• During the interpretation of the geological structure of the Sellafield site, a series of 3-D models were created using EarthVision and Vulcan software. These models have been imported into the computer systems operated by British Geological Survey. Geological investigations of the Sellafield and Dounreay areas were undertaken between 1989 and 1997 as part of its programme to determine whether one of the areas might be a suitable location of a deep repository for the disposal of radioactive waste. The Nirex (Nuclear Industry Radioactive Waste Executive) Geological Archive was deposited with BGS in 2000 and BGS have undertaken to retain the records for a minimum of 50 years as part of its national geological archive. The archive has been moved to permanent storage locations and normal BGS arrangements will apply for non-commercial (academic) access to the material. The ownership of NIREX (Nuclear Industry Radioactive Waste Executive) was transferred from the nuclear industry to the UK Government departments DEFRA and DTI in April 2005, and then to the UK's Nuclear Decommissioning Authority (NDA) in November 2006.

  • This dataset consists of invertebrate species records, sampled from headwater streams during a survey in 1998. Macro-invertebrates were sampled using standard protocols. The sample area in each stream was a single area of stream-bed whose major habitat types can be sampled within the recommended sampling period of three minutes of active sampling, supplemented by a one minute hand search. The length of river surveyed would normally vary from 5 to 15m. Samples were collected using a standard 1mm mesh pond net and returned to the Centre for Ecology & Hydrology (formerly Institute of Freshwater Ecology) for later sorting and identification. Supplemental physical measurements (width, depth, substrate composition) required to run RIVPACS (River Invertebrate Prediction and Classification System) were taken. Data were collected under the Countryside Survey long term monitoring project managed by the Centre for Ecology & Hydrology. The Countryside Survey is a unique study or 'audit' of the natural resources of the UK's countryside. The sample sites are chosen from a stratified random sample, based on a 15 by 15 km grid of GB. Headwater stream surveys have been carried out in 1990, 1998 and 2007 with repeated visits to the majority of sites. The countryside is sampled and surveyed using rigorous scientific methods, allowing us to compare new results with those from previous surveys. In this way we can detect the gradual and subtle changes that occur in the UK's countryside over time. In addition to headwater stream data, soil data, habitat areas, vegetation species data and linear habitat data are also gathered by Countryside Survey. Full details about this dataset can be found at https://doi.org/10.5285/fd0ce233-3b4d-4a5e-abcb-c0a26dd71c95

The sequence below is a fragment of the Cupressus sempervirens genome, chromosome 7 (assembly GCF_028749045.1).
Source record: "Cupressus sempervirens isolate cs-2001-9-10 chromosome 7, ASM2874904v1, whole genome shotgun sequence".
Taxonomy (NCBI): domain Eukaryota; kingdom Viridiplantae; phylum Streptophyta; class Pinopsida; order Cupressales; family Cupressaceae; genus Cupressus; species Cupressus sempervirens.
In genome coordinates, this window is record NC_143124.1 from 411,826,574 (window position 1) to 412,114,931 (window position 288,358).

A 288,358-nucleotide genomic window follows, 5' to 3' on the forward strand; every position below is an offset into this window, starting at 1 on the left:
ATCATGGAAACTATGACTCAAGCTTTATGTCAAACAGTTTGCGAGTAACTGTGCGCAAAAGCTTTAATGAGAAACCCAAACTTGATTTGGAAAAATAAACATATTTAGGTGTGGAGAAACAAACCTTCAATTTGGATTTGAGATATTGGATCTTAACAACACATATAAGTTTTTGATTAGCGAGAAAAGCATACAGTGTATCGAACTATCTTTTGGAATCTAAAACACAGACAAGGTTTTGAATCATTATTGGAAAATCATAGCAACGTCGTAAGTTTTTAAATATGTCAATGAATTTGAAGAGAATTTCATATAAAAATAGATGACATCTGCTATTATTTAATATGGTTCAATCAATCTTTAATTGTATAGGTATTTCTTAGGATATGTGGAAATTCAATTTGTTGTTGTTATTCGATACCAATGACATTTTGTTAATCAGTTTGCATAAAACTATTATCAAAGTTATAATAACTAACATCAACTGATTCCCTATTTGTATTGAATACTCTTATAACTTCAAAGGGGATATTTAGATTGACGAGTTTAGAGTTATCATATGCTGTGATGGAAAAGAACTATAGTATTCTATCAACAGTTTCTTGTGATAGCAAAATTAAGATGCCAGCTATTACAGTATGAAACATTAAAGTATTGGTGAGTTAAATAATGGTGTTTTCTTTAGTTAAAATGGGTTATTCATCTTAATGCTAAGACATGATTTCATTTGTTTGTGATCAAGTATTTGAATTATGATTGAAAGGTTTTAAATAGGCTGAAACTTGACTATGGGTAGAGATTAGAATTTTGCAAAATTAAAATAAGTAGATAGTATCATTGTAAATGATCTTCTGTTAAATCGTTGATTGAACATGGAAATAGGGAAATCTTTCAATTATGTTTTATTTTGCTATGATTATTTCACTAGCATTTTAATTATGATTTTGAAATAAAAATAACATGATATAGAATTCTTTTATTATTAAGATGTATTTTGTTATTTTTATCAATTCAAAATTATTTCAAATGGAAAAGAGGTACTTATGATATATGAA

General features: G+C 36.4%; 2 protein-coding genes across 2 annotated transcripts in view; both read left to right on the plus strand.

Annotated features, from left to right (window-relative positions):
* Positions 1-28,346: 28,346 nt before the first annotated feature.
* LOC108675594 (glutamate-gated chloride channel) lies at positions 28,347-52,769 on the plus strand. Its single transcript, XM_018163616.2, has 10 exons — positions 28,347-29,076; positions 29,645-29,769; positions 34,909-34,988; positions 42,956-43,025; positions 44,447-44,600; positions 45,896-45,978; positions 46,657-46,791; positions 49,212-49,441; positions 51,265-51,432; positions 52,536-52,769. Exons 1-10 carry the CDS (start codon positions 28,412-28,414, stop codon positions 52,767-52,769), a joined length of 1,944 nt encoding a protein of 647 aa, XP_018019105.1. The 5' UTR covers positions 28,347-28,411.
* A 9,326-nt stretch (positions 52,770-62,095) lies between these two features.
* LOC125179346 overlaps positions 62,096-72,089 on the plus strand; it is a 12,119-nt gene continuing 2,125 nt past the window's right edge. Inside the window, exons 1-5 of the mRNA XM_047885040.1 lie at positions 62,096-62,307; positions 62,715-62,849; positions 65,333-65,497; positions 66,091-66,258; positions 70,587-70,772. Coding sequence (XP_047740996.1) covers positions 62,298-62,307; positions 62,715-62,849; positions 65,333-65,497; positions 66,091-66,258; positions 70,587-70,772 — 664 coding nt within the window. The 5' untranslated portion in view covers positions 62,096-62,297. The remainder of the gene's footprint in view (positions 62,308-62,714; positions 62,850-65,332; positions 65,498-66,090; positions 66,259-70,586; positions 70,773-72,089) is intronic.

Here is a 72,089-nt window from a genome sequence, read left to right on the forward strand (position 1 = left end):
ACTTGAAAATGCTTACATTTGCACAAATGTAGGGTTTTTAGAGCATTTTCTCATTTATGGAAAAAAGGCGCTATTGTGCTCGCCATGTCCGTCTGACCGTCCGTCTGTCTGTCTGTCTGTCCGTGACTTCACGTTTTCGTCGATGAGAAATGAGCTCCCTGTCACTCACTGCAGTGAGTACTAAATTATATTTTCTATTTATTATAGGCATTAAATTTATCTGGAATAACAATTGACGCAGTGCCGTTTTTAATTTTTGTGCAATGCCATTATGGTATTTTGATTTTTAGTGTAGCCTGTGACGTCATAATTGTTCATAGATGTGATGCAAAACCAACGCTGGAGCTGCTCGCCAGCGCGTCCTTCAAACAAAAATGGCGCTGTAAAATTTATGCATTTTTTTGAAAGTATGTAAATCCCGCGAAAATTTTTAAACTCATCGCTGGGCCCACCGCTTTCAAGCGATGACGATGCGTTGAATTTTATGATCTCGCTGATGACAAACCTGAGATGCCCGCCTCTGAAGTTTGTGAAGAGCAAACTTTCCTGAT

• The WellMaster database holds hydrogeological information on water wells for wells and boreholes identified within the Single Onshore Borehole Index (SOBI) within England Wales and Scotland. The database contains index details supplementary to SOBI, including information on the availability of more detailed hydrogeological information. Four main categories of data are held within the database; lithostratigraphic details, well/borehole construction including casing and screens, water information including depths and pumping rates and water quality information.